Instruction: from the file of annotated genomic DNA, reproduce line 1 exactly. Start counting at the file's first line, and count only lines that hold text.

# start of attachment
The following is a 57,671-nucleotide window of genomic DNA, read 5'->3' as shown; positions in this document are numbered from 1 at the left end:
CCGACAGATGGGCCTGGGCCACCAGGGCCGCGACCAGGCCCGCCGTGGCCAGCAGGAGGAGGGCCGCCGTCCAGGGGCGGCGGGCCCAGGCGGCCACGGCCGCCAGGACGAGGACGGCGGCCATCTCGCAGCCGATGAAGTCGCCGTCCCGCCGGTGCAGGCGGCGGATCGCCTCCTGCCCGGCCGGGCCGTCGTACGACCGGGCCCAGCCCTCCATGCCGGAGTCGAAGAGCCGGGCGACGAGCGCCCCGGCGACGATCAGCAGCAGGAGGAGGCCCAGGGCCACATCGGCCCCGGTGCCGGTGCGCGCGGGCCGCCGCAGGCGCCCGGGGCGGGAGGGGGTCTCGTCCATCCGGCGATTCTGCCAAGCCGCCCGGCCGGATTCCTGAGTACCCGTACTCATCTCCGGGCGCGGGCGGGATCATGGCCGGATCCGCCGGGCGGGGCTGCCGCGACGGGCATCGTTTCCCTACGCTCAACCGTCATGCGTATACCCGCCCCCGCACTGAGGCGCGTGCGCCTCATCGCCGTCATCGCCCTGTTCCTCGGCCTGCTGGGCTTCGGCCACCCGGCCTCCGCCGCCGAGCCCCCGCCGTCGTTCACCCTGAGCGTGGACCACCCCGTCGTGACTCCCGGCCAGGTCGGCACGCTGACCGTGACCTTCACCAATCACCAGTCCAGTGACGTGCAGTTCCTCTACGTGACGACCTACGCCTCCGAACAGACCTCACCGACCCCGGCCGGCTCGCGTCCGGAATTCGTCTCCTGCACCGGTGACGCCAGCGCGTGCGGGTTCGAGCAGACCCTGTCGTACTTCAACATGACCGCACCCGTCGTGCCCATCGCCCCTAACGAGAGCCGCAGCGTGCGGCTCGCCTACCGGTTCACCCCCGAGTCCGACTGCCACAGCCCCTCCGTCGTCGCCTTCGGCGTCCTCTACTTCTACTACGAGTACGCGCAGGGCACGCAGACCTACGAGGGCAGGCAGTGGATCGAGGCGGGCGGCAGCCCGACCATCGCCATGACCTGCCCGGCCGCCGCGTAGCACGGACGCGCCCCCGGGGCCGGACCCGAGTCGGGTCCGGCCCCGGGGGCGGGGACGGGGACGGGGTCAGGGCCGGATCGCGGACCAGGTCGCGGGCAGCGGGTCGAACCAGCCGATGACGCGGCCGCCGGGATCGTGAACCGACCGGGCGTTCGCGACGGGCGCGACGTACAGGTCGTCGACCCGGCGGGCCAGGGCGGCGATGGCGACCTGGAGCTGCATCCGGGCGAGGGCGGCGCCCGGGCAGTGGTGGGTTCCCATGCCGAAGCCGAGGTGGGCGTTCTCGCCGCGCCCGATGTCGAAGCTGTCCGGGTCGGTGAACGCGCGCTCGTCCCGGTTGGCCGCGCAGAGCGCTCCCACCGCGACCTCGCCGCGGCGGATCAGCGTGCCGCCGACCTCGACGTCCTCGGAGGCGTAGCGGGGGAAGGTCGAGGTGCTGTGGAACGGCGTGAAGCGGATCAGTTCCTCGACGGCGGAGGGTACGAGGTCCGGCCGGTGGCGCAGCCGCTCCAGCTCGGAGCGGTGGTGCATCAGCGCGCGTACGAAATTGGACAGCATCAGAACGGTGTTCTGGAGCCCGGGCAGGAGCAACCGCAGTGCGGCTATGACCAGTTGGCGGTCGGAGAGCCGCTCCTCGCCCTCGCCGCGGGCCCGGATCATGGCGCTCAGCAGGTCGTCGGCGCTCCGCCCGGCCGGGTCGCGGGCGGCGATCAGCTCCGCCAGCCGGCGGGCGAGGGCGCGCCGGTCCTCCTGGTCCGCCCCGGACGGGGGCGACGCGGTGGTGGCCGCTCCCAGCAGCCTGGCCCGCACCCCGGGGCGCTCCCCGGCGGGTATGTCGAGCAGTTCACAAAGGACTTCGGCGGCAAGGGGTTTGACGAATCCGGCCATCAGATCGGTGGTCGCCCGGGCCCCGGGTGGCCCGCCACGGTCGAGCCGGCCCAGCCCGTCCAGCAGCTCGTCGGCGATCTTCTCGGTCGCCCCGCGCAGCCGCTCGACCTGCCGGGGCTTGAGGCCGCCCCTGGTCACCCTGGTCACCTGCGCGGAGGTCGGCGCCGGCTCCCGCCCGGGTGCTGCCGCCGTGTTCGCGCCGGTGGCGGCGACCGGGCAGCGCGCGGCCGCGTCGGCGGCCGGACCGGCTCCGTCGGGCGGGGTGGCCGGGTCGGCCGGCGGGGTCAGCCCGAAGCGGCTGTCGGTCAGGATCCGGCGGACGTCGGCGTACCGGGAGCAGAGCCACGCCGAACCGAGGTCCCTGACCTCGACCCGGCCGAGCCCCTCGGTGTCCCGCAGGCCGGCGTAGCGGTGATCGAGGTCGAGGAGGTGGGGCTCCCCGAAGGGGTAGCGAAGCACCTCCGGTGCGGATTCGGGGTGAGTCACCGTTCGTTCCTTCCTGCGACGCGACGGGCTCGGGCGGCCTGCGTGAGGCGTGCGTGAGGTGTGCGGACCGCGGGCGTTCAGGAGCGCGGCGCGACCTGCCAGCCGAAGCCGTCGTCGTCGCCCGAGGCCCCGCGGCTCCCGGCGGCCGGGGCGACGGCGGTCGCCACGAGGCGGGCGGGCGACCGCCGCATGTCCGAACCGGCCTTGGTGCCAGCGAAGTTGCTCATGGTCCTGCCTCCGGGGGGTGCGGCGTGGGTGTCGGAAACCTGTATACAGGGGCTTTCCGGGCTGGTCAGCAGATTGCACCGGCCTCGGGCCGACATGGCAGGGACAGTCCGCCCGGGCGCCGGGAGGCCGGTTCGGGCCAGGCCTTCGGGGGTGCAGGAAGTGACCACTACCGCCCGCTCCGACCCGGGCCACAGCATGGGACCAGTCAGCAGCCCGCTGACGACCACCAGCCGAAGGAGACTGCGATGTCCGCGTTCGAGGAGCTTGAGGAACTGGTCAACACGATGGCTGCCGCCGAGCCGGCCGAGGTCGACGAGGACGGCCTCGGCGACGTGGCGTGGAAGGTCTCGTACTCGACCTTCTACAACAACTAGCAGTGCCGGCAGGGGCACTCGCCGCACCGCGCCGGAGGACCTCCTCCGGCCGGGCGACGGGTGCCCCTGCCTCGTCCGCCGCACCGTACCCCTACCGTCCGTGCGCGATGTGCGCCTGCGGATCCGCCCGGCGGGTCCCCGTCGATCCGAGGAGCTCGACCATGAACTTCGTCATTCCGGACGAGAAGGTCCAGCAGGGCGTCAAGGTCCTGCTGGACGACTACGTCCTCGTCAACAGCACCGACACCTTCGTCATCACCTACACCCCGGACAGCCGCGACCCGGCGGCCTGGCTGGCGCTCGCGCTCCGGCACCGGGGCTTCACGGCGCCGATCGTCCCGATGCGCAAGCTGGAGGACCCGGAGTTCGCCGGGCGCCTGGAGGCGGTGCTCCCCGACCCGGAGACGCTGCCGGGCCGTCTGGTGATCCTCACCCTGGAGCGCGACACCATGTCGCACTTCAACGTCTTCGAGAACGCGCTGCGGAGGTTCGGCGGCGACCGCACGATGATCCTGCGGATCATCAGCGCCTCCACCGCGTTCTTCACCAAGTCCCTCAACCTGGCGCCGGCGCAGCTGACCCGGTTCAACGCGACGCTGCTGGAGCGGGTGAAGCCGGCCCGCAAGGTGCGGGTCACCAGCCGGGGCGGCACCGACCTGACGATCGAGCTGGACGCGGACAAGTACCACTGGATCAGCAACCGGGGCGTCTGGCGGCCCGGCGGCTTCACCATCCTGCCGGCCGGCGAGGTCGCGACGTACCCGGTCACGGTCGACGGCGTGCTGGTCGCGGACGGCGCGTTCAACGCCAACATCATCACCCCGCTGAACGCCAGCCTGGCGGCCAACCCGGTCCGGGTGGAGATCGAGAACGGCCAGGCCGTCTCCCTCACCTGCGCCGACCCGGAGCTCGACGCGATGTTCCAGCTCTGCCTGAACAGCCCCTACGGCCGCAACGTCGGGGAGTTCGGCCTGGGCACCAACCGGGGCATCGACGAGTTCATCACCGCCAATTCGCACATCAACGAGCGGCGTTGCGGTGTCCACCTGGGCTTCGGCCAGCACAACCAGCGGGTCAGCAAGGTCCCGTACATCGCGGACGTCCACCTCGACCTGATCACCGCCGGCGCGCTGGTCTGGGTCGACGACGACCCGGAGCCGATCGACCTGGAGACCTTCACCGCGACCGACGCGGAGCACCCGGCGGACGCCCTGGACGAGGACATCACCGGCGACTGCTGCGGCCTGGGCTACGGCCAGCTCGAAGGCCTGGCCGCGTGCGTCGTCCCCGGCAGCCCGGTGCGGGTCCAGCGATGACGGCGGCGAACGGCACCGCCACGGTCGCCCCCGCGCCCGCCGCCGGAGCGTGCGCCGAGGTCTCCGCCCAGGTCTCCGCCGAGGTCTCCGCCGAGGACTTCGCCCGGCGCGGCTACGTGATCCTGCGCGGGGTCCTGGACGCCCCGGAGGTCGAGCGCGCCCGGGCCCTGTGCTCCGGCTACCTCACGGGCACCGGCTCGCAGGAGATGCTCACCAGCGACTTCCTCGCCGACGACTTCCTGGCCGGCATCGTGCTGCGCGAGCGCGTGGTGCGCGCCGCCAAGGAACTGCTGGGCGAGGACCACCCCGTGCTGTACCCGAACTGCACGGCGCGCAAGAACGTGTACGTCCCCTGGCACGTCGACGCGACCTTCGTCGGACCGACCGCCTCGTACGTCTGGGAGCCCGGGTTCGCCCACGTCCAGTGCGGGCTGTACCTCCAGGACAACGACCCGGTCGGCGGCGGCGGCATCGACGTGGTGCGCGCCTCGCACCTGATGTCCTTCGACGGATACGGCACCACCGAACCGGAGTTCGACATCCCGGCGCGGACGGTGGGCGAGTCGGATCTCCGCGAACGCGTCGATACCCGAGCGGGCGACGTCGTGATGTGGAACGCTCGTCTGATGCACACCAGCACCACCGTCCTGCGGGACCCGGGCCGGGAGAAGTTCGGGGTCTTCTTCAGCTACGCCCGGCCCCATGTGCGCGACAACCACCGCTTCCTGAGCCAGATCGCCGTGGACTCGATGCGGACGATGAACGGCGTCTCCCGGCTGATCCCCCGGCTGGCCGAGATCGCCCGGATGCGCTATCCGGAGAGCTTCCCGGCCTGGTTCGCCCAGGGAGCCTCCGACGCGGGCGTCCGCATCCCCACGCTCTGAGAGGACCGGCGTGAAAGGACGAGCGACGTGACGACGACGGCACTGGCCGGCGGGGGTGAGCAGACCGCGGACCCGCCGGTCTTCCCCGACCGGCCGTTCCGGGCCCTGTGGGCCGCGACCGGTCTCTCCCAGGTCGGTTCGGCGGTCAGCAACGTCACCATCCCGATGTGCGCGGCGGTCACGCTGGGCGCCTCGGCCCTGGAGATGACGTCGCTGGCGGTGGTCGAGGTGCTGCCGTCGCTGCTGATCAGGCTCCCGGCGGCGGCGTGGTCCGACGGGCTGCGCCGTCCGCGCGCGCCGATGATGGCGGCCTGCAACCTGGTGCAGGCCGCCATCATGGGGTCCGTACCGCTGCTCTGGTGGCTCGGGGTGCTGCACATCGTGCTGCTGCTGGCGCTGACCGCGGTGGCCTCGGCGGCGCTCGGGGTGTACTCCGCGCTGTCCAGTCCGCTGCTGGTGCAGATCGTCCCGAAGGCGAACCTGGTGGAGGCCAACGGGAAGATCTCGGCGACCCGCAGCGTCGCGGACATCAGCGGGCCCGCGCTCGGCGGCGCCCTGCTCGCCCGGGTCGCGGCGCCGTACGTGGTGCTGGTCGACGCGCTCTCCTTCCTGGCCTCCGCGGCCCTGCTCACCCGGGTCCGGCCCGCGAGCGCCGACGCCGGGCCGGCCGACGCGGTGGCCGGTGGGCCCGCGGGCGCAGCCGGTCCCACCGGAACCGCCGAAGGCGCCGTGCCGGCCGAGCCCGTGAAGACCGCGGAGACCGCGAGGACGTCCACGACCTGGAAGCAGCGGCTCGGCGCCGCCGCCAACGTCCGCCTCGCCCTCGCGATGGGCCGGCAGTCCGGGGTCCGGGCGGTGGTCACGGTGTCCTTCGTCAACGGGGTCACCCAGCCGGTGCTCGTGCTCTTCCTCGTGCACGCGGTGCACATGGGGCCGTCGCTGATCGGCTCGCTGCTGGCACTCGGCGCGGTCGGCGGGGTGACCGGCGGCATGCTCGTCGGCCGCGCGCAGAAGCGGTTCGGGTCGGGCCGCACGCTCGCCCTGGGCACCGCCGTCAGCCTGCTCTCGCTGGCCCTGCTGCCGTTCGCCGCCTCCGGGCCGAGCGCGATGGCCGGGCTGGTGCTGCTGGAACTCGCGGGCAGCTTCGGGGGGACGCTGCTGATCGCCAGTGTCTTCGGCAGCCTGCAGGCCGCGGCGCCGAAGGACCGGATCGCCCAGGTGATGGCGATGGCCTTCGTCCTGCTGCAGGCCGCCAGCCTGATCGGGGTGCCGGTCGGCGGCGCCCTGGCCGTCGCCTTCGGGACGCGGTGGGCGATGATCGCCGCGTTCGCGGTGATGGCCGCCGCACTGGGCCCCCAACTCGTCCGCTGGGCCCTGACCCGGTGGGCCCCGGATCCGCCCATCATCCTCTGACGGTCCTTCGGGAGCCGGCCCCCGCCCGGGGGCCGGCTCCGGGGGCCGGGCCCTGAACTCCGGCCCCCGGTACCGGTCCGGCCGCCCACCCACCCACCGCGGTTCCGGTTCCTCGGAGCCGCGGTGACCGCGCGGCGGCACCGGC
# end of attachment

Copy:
The following is a 57,671-nucleotide window of genomic DNA, read 5'->3' as shown; positions in this document are numbered from 1 at the left end: